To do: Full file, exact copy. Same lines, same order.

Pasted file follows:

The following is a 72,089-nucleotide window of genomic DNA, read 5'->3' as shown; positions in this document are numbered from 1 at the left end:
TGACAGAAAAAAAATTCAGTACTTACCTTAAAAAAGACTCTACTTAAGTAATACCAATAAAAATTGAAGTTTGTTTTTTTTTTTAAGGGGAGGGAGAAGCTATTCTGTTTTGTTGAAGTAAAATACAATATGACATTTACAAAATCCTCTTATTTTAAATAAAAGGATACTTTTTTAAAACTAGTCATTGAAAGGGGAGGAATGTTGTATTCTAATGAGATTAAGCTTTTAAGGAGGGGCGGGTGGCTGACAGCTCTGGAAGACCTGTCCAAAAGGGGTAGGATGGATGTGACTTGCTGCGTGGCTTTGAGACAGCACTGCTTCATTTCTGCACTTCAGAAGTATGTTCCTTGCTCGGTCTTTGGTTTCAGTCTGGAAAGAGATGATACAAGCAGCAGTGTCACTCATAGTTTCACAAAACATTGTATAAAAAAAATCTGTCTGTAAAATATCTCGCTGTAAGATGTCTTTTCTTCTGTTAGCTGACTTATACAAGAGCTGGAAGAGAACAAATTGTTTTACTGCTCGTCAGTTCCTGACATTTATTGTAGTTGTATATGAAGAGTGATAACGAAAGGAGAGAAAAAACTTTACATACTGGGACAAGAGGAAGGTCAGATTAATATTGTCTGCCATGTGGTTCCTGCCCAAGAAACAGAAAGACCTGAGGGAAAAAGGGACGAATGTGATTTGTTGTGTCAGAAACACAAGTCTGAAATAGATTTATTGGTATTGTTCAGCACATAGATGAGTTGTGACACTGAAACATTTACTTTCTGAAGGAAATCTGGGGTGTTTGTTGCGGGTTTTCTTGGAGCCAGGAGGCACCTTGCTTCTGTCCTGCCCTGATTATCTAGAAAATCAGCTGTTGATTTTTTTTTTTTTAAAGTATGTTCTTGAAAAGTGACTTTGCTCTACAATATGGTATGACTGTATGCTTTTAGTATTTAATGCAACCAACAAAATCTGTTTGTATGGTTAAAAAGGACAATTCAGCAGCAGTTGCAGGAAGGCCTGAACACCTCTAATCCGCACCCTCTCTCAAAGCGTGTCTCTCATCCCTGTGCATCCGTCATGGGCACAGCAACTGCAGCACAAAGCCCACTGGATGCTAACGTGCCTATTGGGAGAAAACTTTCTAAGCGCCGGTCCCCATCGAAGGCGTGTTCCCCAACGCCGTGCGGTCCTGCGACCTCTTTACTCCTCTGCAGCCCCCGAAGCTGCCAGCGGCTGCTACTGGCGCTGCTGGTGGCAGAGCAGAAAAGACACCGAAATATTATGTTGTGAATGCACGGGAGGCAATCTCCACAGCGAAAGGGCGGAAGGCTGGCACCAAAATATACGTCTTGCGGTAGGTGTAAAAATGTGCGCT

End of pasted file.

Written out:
The following is a 72,089-nucleotide window of genomic DNA, read 5'->3' as shown; positions in this document are numbered from 1 at the left end:
TGACAGAAAAAAAATTCAGTACTTACCTTAAAAAAGACTCTACTTAAGTAATACCAATAAAAATTGAAGTTTGTTTTTTTTTTTAAGGGGAGGGAGAAGCTATTCTGTTTTGTTGAAGTAAAATACAATATGACATTTACAAAATCCTCTTATTTTAAATAAAAGGATACTTTTTTAAAACTAGTCATTGAAAGGGGAGGAATGTTGTATTCTAATGAGATTAAGCTTTTAAGGAGGGGCGGGTGGCTGACAGCTCTGGAAGACCTGTCCAAAAGGGGTAGGATGGATGTGACTTGCTGCGTGGCTTTGAGACAGCACTGCTTCATTTCTGCACTTCAGAAGTATGTTCCTTGCTCGGTCTTTGGTTTCAGTCTGGAAAGAGATGATACAAGCAGCAGTGTCACTCATAGTTTCACAAAACATTGTATAAAAAAAATCTGTCTGTAAAATATCTCGCTGTAAGATGTCTTTTCTTCTGTTAGCTGACTTATACAAGAGCTGGAAGAGAACAAATTGTTTTACTGCTCGTCAGTTCCTGACATTTATTGTAGTTGTATATGAAGAGTGATAACGAAAGGAGAGAAAAAACTTTACATACTGGGACAAGAGGAAGGTCAGATTAATATTGTCTGCCATGTGGTTCCTGCCCAAGAAACAGAAAGACCTGAGGGAAAAAGGGACGAATGTGATTTGTTGTGTCAGAAACACAAGTCTGAAATAGATTTATTGGTATTGTTCAGCACATAGATGAGTTGTGACACTGAAACATTTACTTTCTGAAGGAAATCTGGGGTGTTTGTTGCGGGTTTTCTTGGAGCCAGGAGGCACCTTGCTTCTGTCCTGCCCTGATTATCTAGAAAATCAGCTGTTGATTTTTTTTTTTTTAAAGTATGTTCTTGAAAAGTGACTTTGCTCTACAATATGGTATGACTGTATGCTTTTAGTATTTAATGCAACCAACAAAATCTGTTTGTATGGTTAAAAAGGACAATTCAGCAGCAGTTGCAGGAAGGCCTGAACACCTCTAATCCGCACCCTCTCTCAAAGCGTGTCTCTCATCCCTGTGCATCCGTCATGGGCACAGCAACTGCAGCACAAAGCCCACTGGATGCTAACGTGCCTATTGGGAGAAAACTTTCTAAGCGCCGGTCCCCATCGAAGGCGTGTTCCCCAACGCCGTGCGGTCCTGCGACCTCTTTACTCCTCTGCAGCCCCCGAAGCTGCCAGCGGCTGCTACTGGCGCTGCTGGTGGCAGAGCAGAAAAGACACCGAAATATTATGTTGTGAATGCACGGGAGGCAATCTCCACAGCGAAAGGGCGGAAGGCTGGCACCAAAATATACGTCTTGCGGTAGGTGTAAAAATGTGCGCT